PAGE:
The Township posits that its denial of my records request was proper because the investigation was still pending when my records request was received and because they are "criminal investigatory records."

Perth Amboy, in a sanctimonious display, finally gives up police report on alleged teacher-on-teacher sexual assault.

In a September 3, 2014 letter, Perth Amboy (Middlesex County) City Attorney Mark J. Blunda, provided a redacted copy of a two-page police report regarding an alleged sexual assault by one Perth Amboy school teacher against another.  The letter and the report, on-line here, bring my lawsuit, which I blogged about here, to an end.

Blunda's letter, written to Middlesex County Assignment Judge Travis L. Francis and copied to my lawyer, Walter M. Luers of Clinton, contains a fair amount of sanctimony.  In his letter, Blunda intoned:
While some may consider re-publication of salacious details of a sexual assault to be an act of intentional infliction of emotional distress upon the victim, since the events happened more than four years ago and the criminal and civil matters have been completed, the municipality's grant of access to the record will not interfere with the judicial or criminal process. Any potential liability for further publication, or the chilling effect that it may place on future victims, falls on the Plaintiffs shoulders.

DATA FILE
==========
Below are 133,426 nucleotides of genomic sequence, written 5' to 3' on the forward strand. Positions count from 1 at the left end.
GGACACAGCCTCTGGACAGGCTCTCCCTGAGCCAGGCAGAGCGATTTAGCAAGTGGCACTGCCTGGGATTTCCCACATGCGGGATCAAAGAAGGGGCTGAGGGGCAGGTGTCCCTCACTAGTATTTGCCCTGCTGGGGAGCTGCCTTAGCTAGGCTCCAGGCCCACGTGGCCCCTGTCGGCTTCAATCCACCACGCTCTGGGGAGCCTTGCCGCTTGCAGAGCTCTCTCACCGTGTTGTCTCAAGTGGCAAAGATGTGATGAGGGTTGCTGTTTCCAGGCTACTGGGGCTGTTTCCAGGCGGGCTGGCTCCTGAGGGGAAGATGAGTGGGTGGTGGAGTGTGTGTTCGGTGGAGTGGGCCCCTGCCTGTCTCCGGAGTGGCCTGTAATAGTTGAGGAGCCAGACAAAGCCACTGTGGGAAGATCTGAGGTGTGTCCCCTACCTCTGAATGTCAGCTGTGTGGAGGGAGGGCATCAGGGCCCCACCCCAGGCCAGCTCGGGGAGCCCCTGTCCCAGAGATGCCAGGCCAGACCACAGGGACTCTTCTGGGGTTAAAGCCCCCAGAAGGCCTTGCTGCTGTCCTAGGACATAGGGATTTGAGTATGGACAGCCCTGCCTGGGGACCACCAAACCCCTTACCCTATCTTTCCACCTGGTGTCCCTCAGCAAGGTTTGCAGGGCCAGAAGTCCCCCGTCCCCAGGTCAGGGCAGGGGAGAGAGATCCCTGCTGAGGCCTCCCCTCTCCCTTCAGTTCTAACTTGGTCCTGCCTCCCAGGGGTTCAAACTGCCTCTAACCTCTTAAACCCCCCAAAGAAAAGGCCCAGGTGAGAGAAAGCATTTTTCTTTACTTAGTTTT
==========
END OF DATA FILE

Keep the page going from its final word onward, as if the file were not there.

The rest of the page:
So, according to Blunda, I am intentionally inflicting "emotional distress" upon the alleged victim by seeking police reports that would disclose what, if anything, the Perth Amboy Police Department did about this alleged sexual assault.  Never mind that the alleged victim, who received a $199,000 secret settlement from the Perth Amboy Board of Education, herself put on public display in her lawsuit the same "salacious details" that Blunda now feigns an interest in protecting.

In sum, and as I reported in my earlier blog entry, Perth Amboy could have avoided this entire lawsuit had it been more candid about which records the City had on file regarding this incident.  It was only after my OPRA lawsuit was filed that the City disclosed that it only possessed one initial police report and that the matter was thereafter transferred to the Middlesex County Prosecutor's Office.

Wednesday, September 3, 2014

Lawsuit: Gloucester Township allegedly used threat of arrest to coerce employee to resign.

On August 5, 2014, West Berlin attorney Donald M. Doherty, Jr. filed an Open Public Records Act (OPRA) lawsuit on my behalf against Gloucester Township (Camden County).  The lawsuit, John Paff v. Township and Gloucester and Rosemary DiJosie, Township Clerk, Docket No. CAM-L-3147-14 is on-line here.